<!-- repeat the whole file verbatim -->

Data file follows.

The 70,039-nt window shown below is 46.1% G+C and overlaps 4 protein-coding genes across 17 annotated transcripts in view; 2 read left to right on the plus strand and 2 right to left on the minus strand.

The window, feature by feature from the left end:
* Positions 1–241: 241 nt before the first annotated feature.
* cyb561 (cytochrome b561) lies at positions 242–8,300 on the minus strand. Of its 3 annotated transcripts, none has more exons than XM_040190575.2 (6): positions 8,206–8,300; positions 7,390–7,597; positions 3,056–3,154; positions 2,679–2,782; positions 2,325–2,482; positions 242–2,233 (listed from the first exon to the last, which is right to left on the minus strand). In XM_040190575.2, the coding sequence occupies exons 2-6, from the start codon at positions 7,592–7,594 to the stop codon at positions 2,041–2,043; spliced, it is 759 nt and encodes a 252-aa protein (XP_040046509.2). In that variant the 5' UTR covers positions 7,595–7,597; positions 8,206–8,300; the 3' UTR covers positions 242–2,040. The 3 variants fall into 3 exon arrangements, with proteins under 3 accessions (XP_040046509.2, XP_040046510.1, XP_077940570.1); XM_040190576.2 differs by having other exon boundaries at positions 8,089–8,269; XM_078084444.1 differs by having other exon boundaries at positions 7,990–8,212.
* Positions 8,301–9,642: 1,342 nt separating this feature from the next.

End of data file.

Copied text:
The 70,039-nt window shown below is 46.1% G+C and overlaps 4 protein-coding genes across 17 annotated transcripts in view; 2 read left to right on the plus strand and 2 right to left on the minus strand.

The window, feature by feature from the left end:
* Positions 1–241: 241 nt before the first annotated feature.
* cyb561 (cytochrome b561) lies at positions 242–8,300 on the minus strand. Of its 3 annotated transcripts, none has more exons than XM_040190575.2 (6): positions 8,206–8,300; positions 7,390–7,597; positions 3,056–3,154; positions 2,679–2,782; positions 2,325–2,482; positions 242–2,233 (listed from the first exon to the last, which is right to left on the minus strand). In XM_040190575.2, the coding sequence occupies exons 2-6, from the start codon at positions 7,592–7,594 to the stop codon at positions 2,041–2,043; spliced, it is 759 nt and encodes a 252-aa protein (XP_040046509.2). In that variant the 5' UTR covers positions 7,595–7,597; positions 8,206–8,300; the 3' UTR covers positions 242–2,040. The 3 variants fall into 3 exon arrangements, with proteins under 3 accessions (XP_040046509.2, XP_040046510.1, XP_077940570.1); XM_040190576.2 differs by having other exon boundaries at positions 8,089–8,269; XM_078084444.1 differs by having other exon boundaries at positions 7,990–8,212.
* Positions 8,301–9,642: 1,342 nt separating this feature from the next.